April 23-25, 2001
Alexander Leonidovich Dvorkin, Moscow
Ph.D., M. Div. Chairman of the Department of Sectology of St. Tikhon's Orthodox Theological Institute, Chief Editor of the Prozreniye (recovery of sight) magazine
Totalitarian Cults on the Threshold of the XXI Century
Esteemed members and guests!
On December 31, 2000, religious organizations were registered as follows: Russian Orthodox Church, 10,913 organizations; Islamic organizations, 3,048; Evangelical Christian faith (i. e. Pentecostal and neo-Pentecostal), 1,323; Evangelical Christian - Baptist, 975; Evangelical Christian (mostly neo-Pentecostals), 612; Seventh Day Adventist, 453; Jehovah's Witnesses, 330; Lutherans, 213; New Apostolic Church, 86; Methodists, 85; Churches of the Full Gospel (again neo-Pentecostal), 62; Christian Teetotalers, 54; Mormons, 33; non-denominational Christians (mostly Charismatic and neo-Pentecostals), 156; Old Believers of all orders, including "edinovertsy", 278; the True Orthodox Church, 65; Roman Catholic Church, 258; Mother of God Centers, 27; Church of the Last Testament (Vissarion), 28; Jewish communities, 197; Buddhist, 193; Society of Krishna Consciousness, 106; neo-Pagan, 41; Bahai, 20; Unification Church (Moonies), 17.
The numbers require an explanation. The total amount of Pentecostal and neo-Pentecostal communities in this list is nearly 2,000. This is a rather considerable figure. One-fifth the number of the Orthodox communities. I recently came from the Yekaterinburg diocese, where the situation is typical: in a small city there are several neo-Pentecostal communities, the largest of which has 500 - 900 people, according to how they are counted. This in a city with two big Orthodox cathedrals. How many total activists could Orthodox cathedrals have? The most there could be in the whole city would be 200 people. But in a community of Pentecostals 600 people - all of the 600 are activists! Undoubtedly most of the townsfolk count themselves as Orthodox, but after all, they only go to church two or three times a year, and there you have 600 people, who are ready, depending on what the leader says, to go where he likes, to do what he wants, to carry out any act. In fact, practically every member of a totalitarian cult is an activist. Therefore an accurate comparison would not go by the number of members of denominational groups, but by the active members of the parish. In a "congregation" of cultists, this is an army consisting of all officers. Having this in mind we see that the ratio is not very consoling, even if it is taken into consideration that the number of clergy we Orthodox have is rather large, but after all, much depends on the parishioners. Triumphalism would get us nowhere.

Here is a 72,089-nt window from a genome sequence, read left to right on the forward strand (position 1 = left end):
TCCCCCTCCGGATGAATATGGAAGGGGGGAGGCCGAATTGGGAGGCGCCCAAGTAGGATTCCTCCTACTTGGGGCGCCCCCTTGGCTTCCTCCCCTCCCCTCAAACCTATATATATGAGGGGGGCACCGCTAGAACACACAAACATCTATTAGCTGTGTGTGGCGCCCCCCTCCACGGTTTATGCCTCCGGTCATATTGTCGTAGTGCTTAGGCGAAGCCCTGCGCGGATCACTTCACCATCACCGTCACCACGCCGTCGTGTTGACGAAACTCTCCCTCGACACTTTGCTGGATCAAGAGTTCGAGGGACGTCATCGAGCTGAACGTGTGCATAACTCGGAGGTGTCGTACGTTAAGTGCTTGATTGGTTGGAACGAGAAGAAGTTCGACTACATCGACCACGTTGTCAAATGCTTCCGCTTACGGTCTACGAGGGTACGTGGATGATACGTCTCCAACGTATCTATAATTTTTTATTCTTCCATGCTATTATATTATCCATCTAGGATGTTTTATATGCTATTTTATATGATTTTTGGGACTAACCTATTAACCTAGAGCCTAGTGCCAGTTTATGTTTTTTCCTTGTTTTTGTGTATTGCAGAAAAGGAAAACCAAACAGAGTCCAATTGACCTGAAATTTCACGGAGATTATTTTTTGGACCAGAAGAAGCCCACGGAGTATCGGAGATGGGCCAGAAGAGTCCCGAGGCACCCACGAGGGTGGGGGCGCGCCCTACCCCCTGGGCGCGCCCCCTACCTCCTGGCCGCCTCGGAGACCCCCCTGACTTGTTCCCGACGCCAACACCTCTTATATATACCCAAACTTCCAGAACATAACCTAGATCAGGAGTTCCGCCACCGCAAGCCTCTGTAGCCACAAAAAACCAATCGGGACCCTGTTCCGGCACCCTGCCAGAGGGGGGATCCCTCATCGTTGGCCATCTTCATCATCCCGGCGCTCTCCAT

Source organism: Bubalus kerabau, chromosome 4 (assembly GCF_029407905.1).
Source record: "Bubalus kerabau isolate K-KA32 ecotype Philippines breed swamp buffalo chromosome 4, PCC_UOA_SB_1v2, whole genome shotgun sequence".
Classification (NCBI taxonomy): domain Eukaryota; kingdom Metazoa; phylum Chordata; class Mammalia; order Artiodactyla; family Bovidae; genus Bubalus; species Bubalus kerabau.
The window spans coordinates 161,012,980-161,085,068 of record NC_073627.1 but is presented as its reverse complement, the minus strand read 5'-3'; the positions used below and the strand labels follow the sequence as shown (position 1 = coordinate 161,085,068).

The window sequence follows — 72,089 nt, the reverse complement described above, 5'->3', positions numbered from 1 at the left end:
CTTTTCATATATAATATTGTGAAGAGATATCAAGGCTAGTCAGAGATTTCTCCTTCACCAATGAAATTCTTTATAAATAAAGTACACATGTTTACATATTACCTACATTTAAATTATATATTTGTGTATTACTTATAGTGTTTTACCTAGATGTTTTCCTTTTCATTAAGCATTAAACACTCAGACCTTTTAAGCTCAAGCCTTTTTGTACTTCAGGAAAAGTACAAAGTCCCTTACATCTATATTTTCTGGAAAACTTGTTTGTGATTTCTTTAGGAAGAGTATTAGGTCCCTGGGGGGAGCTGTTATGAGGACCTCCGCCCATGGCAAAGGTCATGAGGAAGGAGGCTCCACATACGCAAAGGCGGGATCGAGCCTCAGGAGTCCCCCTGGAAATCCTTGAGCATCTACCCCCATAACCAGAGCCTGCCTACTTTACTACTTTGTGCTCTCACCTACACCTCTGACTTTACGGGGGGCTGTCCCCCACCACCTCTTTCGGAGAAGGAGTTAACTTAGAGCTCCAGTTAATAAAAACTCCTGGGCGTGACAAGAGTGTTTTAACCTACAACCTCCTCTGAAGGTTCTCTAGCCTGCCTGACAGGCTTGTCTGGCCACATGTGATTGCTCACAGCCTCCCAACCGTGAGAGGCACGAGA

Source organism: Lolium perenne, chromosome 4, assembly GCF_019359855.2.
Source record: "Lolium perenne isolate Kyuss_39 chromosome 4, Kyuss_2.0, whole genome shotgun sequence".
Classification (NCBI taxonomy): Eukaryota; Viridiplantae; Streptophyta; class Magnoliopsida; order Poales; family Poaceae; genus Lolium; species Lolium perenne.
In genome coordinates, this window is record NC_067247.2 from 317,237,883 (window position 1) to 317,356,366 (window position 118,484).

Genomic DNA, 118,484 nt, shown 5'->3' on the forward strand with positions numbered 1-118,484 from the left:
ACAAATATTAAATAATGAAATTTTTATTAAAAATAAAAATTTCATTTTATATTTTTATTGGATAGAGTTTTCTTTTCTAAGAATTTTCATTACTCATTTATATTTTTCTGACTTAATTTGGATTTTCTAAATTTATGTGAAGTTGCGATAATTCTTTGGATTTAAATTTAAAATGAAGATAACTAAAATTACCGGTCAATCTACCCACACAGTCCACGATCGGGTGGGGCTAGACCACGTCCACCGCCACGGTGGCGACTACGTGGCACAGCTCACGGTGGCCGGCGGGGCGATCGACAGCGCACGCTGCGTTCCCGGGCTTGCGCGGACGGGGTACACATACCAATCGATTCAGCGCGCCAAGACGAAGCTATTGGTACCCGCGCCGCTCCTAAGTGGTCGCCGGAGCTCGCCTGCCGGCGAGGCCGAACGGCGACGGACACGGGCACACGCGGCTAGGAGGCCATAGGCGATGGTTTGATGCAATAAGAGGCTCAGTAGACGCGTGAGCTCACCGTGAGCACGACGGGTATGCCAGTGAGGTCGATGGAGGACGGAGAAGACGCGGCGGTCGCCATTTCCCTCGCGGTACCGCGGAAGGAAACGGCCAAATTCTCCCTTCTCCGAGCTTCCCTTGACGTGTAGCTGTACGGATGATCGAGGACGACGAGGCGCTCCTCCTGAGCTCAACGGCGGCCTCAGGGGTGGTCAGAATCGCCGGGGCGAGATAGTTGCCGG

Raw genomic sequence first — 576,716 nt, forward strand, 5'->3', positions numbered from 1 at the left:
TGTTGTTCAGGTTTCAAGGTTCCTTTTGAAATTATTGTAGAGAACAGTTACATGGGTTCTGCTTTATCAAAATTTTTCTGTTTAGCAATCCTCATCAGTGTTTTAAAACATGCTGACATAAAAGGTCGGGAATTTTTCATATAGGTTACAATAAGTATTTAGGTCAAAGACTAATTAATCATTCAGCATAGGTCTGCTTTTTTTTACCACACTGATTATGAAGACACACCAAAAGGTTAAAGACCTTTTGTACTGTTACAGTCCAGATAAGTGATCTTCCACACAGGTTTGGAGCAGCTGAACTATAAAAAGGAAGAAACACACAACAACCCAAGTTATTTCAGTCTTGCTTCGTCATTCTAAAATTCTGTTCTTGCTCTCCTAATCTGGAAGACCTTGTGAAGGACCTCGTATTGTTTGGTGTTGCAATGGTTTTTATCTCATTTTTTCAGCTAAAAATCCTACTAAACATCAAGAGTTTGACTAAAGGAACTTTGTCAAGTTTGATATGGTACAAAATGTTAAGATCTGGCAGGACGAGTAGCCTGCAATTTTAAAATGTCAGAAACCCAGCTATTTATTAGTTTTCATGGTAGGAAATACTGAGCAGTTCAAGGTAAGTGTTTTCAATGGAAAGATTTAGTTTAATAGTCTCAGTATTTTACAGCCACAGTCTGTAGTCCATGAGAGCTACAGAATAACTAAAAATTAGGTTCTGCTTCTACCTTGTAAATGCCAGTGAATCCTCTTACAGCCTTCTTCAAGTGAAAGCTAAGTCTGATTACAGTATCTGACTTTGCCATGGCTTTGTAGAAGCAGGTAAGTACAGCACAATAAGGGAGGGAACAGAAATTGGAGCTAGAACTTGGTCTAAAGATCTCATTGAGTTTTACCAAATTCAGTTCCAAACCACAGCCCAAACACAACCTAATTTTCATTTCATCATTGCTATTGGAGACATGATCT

More than that, in this statistic, the issue dealt with is registered religious communities. But, after all, there are rather many cultic organizations either not registered or officially registered not as religious, but as a social, educational, informational or other type of association. Cults actively operate through them, such as Narconon and the Hubbard Colleges. The Moonies have the Pure Love Alliance and all kinds of federations: the Family Federation, the Federation of Women for World Peace, etc. Recently there were flyers appearing in Moscow. They announced that the Center for Orthodox Culture was opened as well as the Orthodox academy of St. Simeon the New Theologian. Only it didn't say what diocese it was a part of, and only an experienced eye would see that this was a "Mother of God Center" cult.